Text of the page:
In philosophical terms, asking about the purpose of life may indeed be analogous to asking why unicorns are hollow. But in psychological terms, that’s an anaemic comparison. People aren’t normally very preoccupied with uncovering the secret attributes of unicorns; we accept that unicorns don’t exist and, as a consequence, whether they’re hollow or solid doesn’t exactly weigh on our thoughts. The same doesn’t necessarily hold true for God, however. Many people don’t believe in God, yet they still ask themselves about the purpose of life and can’t easily shake their curiosity about this seemingly grand and obscure mystery. Even though we know our biological facts and have managed to emotionally disencumber ourselves from the strappings of the Cross, or flung off our yarmulkes, turned our hijabs into throws, and all the rest, the question of why we’re here still occasionally rises up in our thoughts like a case of hives—and it’s an itchy rash that science just can’t seem to scratch. So the real mystery lies not in why we are here on this earth, each as distinct individuals; instead, the real mystery is why this purpose-of-life question is so seductive and recalcitrant in the face of logical science.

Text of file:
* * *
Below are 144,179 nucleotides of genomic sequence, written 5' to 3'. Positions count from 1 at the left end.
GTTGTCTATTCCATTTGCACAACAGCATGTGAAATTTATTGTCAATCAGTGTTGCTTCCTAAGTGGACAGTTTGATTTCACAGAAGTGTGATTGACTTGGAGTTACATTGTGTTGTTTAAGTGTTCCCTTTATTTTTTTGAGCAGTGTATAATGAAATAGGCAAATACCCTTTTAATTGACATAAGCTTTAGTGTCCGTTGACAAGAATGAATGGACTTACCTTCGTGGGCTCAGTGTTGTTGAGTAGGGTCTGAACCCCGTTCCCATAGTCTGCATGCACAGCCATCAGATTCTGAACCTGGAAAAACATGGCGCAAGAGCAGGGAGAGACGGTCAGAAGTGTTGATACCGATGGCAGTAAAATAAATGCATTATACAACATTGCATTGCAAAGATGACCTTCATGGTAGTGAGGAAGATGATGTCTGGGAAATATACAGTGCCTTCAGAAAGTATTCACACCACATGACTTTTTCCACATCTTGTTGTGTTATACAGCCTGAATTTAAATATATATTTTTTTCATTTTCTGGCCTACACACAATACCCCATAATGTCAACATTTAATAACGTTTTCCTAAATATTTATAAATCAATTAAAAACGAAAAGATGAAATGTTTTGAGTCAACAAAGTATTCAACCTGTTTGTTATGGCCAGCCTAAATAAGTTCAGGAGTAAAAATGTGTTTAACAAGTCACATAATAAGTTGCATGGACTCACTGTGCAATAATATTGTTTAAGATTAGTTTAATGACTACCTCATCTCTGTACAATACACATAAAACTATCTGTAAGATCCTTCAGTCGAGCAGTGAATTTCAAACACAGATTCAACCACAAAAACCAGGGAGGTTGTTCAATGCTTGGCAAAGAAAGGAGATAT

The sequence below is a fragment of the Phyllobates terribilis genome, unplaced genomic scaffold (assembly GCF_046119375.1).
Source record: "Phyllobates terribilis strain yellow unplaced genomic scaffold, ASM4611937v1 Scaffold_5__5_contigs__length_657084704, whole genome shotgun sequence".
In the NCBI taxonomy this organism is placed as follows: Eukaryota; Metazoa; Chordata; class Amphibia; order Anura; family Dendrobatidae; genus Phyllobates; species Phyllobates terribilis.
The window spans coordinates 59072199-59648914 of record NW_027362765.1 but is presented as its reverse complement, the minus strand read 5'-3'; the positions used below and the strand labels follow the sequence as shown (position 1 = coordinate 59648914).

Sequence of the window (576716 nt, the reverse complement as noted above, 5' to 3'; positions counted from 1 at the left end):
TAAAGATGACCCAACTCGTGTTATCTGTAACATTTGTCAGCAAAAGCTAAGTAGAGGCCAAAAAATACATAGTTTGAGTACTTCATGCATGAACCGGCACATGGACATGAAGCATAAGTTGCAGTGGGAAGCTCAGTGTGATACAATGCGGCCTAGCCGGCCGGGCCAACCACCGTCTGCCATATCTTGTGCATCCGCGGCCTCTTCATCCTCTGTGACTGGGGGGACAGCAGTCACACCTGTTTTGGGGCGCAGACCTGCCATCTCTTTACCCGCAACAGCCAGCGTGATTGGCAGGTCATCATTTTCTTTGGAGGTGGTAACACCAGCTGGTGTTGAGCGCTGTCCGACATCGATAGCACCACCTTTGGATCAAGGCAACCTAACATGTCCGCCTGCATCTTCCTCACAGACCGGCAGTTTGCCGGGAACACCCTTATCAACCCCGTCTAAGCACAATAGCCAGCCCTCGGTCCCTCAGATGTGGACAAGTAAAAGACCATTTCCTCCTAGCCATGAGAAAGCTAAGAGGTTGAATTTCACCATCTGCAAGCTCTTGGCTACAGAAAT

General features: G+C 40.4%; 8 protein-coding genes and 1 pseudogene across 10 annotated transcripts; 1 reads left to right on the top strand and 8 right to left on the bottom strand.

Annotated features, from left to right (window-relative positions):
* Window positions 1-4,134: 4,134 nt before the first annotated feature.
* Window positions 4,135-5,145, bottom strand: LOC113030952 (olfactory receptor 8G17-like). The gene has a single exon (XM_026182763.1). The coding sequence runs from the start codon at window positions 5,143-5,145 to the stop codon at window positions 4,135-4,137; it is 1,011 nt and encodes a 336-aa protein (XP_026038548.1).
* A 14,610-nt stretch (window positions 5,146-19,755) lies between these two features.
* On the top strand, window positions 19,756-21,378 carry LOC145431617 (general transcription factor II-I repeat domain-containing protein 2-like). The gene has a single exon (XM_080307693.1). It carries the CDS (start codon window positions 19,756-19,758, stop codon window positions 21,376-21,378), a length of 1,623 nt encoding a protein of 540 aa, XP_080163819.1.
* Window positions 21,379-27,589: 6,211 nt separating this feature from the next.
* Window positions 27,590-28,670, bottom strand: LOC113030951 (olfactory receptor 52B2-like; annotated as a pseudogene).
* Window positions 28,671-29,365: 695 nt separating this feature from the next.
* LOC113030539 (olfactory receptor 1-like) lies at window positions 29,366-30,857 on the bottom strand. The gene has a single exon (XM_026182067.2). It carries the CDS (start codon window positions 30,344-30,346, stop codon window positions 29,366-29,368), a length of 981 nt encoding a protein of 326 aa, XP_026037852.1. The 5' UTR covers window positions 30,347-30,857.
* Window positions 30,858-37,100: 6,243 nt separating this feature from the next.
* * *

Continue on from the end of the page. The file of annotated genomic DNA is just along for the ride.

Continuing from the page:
– Jesse Bering, The Belief Instinct: The Psychology of Souls, Destiny, and the Meaning of Life